Tuesday, June 11, 2013

Out and about in Bologna: Culture under every portico (Part II)

Last week Eugene Karl Montoya Alessandri (BC13/DC14) provided an overview of the classical music scene in Bologna, which has a long and rich cultural history and where at age 14 Mozart studied for several months. Today Eugene shifts his sights to the contemporary scene. Home to some 100,000 students, Bologna has a bustling nightlife that the aesthete Eugene explored while a student at SAIS Bologna.


There are a great many musical happenings around via Rizzoli and Piazza Maggiore throughout the year including Red Bull DJs playing outside of hotel balconies over busy shopping streets.

The RoBOt Festival
You mustn’t miss the RoBOt Festival, a cross-genre collaboration across the city encompassing fine digital art, electronic music and film. It’s early on, so make sure to purchase tickets at Bologna Welcome.

One of the best events was the opening night which had visual artists mixed with DJ sets at Palazzo Re Enzo’s ballroom. The lights and people were truly a sight -- pure anachronism with futuristic visuals against an ancient palace backdrop.

I was lucky to attend another evening at TPO (via Cassarini 17/5) for multiple DJ sets including an indoor wallpaper-clad Russiandisko room and a main stage with local bands. Outside were picnic tables. This and Spazio Indue are as close to the Warschauerstrasse/Schlesisches Tor scene of today's Berlin that Bologna has.


Bologna is not only culturally rich -- with exotic artifacts once owned by Charlemagne in the crypts of its churches, the incomparable Cineteca (via Azzo Gardino 65) or thrilling exhibitions at the Museum of Modern Art (MAMBo, via Don Minzoni 14). It is also a young, vibrant city where Italy doesn’t feel at all demographically tilted towards the aged.

Aperitivi at Giulio’s or elsewhere mark the start of Friday or Saturday night, followed by dinner at one of the city’s venerable osterie or trattorie. Then the crowd splits into the bars or clubs. Ultimately everyone comes back together at the late-night bars or simply on the piazza to watch the sun set and take in the architecture without the masses of year-long tourists. I’ve even seen medieval/baroque dancing in Piazza Maggiore at 4 am -– the tarantella and allemande with 18 couples and a boom box.


Italy's version of the American "happy hour" is alive and well in Bologna. Patrons typically pay an additional euro above drink prices to have full access to delectable buffet-style small plates that can include cured meats and cheeses, couscous and other rices, crudités and canapés.

My favorite aperitivi are served on Via Mascarella next to Taverna Mascarella. The place does not have a name but you literally sit on crate boxes if it’s spring or summer and eat awesome English afternoon tea-style sandwiches.

The favorite drink for most is an Aperol Spritz, which is essentially a shot of Aperol, some prosecco or pignoletto, with a garnish of lemon or orange for flavor.

Places like Swine Bar (via Augusto Righi 24) or Nu Lounge (via de Musei 6) offer New York-style mixology with Mai Tai’s, Old Fashioned’s and Whiskey Sours.

Wherever you go, whether it’s Caffé Zamboni with its mountain of couscous and Italian natives or Café Zanarini (Piazza Galvani 1) with its fashonista jetsetters, you will have a nice start to the weekend or take a break with your favorite SAISer mid-week.


Bologna has two kinds of clubs -- those in the centro storico and those elsewhere. Elsewhere can include anywhere in Emilia Romagna that people will gravitate towards for a good night out.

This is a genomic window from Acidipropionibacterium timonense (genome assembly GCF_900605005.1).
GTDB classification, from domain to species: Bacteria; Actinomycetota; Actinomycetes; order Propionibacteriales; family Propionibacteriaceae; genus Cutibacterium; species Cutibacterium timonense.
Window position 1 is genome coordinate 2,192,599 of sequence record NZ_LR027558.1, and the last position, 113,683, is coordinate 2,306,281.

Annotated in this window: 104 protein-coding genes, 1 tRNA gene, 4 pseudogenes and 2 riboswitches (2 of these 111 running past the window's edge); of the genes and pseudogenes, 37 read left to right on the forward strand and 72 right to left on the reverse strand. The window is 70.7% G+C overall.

Favorites in the center that are consistently good are: Kinki (via Zamboni 1), Kindergarten (via A. Calzoni 6), Spazio In Due (vicolo Broglio 1/F), Arteria (vicolo Broglio 1/E), Club BenTiVoglio (Piazza Verdi 2) and Lord Lister (via Zamboni 56A).

If you want warehouses and Berlin-style DJ sets, you must head to Modena, Parma or Padova for Kitsuné and Ed Banger records parties. If that’s too far, you’ve got an impressive lineup at places like LINK (via Fantoni 21), which is a long cab ride away but delivered acts to us like Massive Attack, Moby, Boyz Noize, Benny Benassi, Erol Akan and Jamie Jones. LINK focuses on minimal house and progressive electronica whereas the city center clubs cater more to the Top 40/fusion music crowd. The best information can be obtained on the ads that wallpaper Piazza Verdi. That’s how I found out about a Gorillaz DJ set at Club BenTiVoglio whose front doubles as Scuderia during the day.


Students fairly quickly develop their favorite spots but most  would agree that the late-night owl hangs are few and far between.

L’Infedele (via Gerusalemme 5A) has been in the SAIS family for years so it’s not uncommon to see alumni hobnobbing with current students. The owner really caters to SAISers with late hours, excellent beer offerings and a chill décor. When you walk in and see everyone you know from school, it’s reminiscent of a dining club in 1960s Yale.

Le Stanze (via Borgo di San Pietro 1,) or "church bar", is one of the chicer spots in town and offers great cocktails, an anachronistic but very futuristic décor and awesome homespun music. Erasmus students tend to congregate at the Irish pubs near Piazza Verdi where they tandem exchange evenings and soccer viewing parties.

Learning that occurs outside of the classroom will be accentuated by experiences with others at the opera, over wine at dinner or over cocktails at a nice bar in a refashioned 16th-century church. I encourage you to take advantage of what you have outside of via Belmeloro 11 as it reinforces your friendships, cultural affinity for Italy and enjoyment of this remarkable year in Europe.

Eugene Karl Montoya Alessandri (BC13/DC14)

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